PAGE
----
Some days putting in the hard work for brain injury recovery can be difficult. Recovery takes time. However, there should be gradual ambulation improvements over the first several months.
Maintaining those exercises long term, for as many years as is needed, is often needed to maintain the gains made in therapy.
With proper practitioner/caregiver support and safe therapy equipment, brain injury survivors can reduce high risks for falls, fractures, learned non-use behavior, subsequent brain injuries, and further declines in mobility.
Beginning to walk again, even long after a brain injury, has been associated with functional gains.The future for people recovering from brain injuries is more optimistic than it has ever been.
Repetition, intensity, practice: it takes willpower
Research shows that brain injury recovery is boosted by longer and more intense rehabilitation. Care and treatment for brain injury may be required across the life span. Cognitive and functional recovery after a brain injury requires intense rehabilitative therapy to help the brain repair and restructure itself.
New findings by researchers at University of California, San Diego School of Medicine report that not only is rehabilitation vital, but that a longer, even more intense period of rehabilitation may produce even greater benefit.
Researchers found that intensive therapy, for an extended period, showed significant restructuring of the brain around the damage site. The result was a dramatic 50% recovery of function.
How do brain injury survivors move beyond the obstacles of learning to walk again? Through caregiver and practitioner support, sheer determination, and a mindset of never giving up, no matter how long it takes: repetition, intensity, and practice.
Coordination, balance, and walking exercises need to be done about five times per week, sometimes more than one time per day to get the full effect. As always — practice, practice, practice, and the survivor should hopefully see progress learning to walk again.
Studies show a daily commitment to standing and walking therapy practice (or ideally multiple therapy sessions daily) yields the best outcomes.
GHSII allows for therapy in the clinic, and in the home
Typically, the amount of walking completed by post brain injury individuals attending rehabilitation is far below that required for independent community ambulation.
Increased walking activity after discharge from rehab will improve walking function, physiological condition, psychological health, psychosocial connection, and community re-integration.
However, often the amount of walking completed by individuals with brain injuries attending rehabilitation is far below that required for independent community ambulation.
If you’ve worked with a rehab therapist, you’ve likely heard them emphasize the value of home carryover exercises in between sessions, and the importance of quality, consistent, focused practice at home once therapy is finished.
Treatment intensity and duration in hospital and skilled-nursing facilities cannot be maximized to the point required for optimal recovery, nor do these environments provide appropriate demand or context to allow efficient and effective learning or generalization of learning. Researchers have not been able to identify a ceiling for treatment intensity. More therapy is better than less.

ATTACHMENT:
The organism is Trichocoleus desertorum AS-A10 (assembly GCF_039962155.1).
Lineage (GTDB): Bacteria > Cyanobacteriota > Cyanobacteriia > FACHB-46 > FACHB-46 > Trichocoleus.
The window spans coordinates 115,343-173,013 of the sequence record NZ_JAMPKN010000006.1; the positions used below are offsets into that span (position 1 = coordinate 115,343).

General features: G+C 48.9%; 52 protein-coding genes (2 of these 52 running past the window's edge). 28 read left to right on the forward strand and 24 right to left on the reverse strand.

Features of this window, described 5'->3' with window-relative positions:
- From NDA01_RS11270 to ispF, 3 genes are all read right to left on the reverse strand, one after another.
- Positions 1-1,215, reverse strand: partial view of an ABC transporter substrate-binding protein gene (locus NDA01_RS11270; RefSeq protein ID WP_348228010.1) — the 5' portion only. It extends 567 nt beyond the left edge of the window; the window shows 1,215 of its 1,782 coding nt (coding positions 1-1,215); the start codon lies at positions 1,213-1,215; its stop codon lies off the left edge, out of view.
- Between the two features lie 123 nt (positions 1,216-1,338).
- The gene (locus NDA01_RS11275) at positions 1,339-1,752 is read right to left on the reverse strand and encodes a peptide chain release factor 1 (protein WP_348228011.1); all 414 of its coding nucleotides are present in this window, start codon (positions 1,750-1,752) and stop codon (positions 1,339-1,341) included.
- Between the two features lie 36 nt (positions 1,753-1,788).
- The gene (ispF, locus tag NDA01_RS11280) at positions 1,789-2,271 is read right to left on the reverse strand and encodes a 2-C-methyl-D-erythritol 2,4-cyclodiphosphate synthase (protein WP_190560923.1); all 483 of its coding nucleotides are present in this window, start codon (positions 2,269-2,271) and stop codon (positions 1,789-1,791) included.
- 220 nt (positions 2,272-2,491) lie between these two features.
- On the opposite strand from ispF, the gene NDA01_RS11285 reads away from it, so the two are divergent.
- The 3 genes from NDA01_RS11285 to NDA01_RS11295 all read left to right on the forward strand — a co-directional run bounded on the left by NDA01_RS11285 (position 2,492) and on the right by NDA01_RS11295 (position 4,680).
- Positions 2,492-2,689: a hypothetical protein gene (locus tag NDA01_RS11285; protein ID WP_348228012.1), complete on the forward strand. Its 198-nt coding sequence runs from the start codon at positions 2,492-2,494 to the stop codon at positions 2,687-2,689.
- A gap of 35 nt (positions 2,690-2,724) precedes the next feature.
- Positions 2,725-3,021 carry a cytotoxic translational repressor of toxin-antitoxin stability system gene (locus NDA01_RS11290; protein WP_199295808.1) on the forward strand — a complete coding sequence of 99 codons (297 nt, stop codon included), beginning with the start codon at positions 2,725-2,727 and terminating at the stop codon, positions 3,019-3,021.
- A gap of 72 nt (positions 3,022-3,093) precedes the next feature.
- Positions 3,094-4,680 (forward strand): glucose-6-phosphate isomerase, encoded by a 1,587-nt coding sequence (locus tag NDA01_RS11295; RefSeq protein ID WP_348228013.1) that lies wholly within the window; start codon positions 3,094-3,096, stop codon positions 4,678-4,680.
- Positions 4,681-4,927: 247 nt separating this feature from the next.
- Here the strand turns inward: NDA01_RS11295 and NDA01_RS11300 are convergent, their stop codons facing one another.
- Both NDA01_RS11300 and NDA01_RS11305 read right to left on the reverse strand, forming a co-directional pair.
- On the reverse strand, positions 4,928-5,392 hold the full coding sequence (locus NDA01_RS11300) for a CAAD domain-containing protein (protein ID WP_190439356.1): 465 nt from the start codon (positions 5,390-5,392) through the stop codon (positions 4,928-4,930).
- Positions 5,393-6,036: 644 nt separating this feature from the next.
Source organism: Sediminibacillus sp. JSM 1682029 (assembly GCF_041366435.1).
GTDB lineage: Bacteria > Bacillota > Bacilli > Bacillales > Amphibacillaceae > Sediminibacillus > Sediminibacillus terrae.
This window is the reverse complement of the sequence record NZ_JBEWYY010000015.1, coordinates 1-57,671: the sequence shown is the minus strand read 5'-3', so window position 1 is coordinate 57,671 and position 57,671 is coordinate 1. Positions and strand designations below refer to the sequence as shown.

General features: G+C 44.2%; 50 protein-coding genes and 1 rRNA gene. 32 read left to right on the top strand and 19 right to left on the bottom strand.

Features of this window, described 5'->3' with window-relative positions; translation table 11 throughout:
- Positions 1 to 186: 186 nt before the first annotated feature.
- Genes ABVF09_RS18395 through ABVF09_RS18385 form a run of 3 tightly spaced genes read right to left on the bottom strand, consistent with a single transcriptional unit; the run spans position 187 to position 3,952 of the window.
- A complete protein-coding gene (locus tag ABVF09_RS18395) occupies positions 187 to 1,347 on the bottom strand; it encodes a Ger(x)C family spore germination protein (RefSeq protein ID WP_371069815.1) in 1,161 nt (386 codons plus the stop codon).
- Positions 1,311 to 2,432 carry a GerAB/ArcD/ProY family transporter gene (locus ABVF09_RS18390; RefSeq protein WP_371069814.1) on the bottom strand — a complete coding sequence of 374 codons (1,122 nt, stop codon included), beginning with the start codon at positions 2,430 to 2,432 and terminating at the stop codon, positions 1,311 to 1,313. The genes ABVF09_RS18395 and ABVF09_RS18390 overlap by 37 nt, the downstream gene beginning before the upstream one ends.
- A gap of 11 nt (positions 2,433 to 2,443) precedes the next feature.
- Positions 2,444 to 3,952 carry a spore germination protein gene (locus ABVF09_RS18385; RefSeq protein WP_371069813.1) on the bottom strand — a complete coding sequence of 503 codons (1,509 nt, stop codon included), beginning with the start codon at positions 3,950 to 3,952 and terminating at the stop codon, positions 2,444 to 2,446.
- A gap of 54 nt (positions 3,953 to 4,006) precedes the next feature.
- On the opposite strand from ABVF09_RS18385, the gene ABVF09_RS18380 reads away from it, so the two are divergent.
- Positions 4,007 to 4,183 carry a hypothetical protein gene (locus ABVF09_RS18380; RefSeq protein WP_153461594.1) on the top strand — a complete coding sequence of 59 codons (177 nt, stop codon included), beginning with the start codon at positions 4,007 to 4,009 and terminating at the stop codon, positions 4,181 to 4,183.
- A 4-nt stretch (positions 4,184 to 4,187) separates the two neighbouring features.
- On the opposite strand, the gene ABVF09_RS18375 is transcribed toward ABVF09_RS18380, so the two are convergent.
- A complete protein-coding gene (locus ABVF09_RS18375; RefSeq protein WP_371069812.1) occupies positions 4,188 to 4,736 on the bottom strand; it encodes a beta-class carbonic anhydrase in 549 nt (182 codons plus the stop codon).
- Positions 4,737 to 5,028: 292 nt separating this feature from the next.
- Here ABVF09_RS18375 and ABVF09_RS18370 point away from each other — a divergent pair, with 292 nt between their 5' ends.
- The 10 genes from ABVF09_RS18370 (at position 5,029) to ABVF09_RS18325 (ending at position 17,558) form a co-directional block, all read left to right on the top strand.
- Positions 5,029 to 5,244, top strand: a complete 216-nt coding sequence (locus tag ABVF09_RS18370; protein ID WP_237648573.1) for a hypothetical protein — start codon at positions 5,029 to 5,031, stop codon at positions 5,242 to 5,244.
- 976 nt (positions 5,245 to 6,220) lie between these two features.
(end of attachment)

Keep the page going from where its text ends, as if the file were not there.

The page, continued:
Advances in therapy equipment, such as provided by the Gait Harness System II for Home Users, allows clients to actively participate in therapy in their homes at their convenience, empowering them to take control of standing and walking again therapy, instead of being passive consumers.
Evidence supports the impact of home-based supported standing and walking programs on range of motion and exercise activity. 60 min of standing and walking practice daily is suggested for mental function and bone mineral density. The Second Step GHSII provides a unique, safe combination of standing frame and walking frame benefits for brain injury survivors who need the extra support while learning to walk again.
Many people think after a certain number of years, they’re not going to make progress. Research shows that is simply not true. With hard work, people with TBI can continue to improve their balance for many years after injury.
Walking again enhances life quality. Every step forward is progress.
Gait Harness System product acquisition is an investment in the user’s recovery process. GHS products and accessories are therapy tools, useful for clients learning to stand and walk again, working through a broad range of user challenges. GHS products are not designed to treat or cure any issue, condition or disease. All leases, lease-to-owns, layaways, and sales are final. Clients are always advised to consult with the intended user’s doctor or health care provider regarding health-related questions, assessments, and recommendations, including addressing the user’s specific medical issues, limitations, or needs.
Katz DI, et al. Recovery of ambulation after traumatic brain injury. Arch Phys Med Rehabil. 2004; 85(6):865-9.
We believe the GHSII provides greater versatility than any standing frame, walking frame, standing walker or gait trainer. Visit our to see how the System works.
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Now people can get the help they need to stand and walk again. Visit to find out more about the results oriented, clinically proven Second Step Ga
it Harness System (GHS) and NEW Gait Harness System II (GHSII).
Since 1989 the Second Step GHS has been the durable standard of excellence in commercial grade rehab standing frame and walking frame equipment.
The System provides new therapy opportunities to walk again, even for those who have not walked in years, helping people regain healthy functioning after stroke, brain injury, cerebellar degeneration, spinal cord injury, orthopedic, neurological, lower extremity amputation, Parkinson’s, Alzheimer’s, and other ambulation, gait and balance rehabilitation issues. The GHS is more than just a standing frame, walking frame, gait trainer or walker.
The GHS is used world-wide not only in outpatient and inpatient clinics, but also in the home, with both indoor and outdoor applications.
Discover how Second Step is “Helping People Walk Again” by keeping users, caregivers and practitioners safe, and simultaneously facilitating healthy, functional therapy outcomes.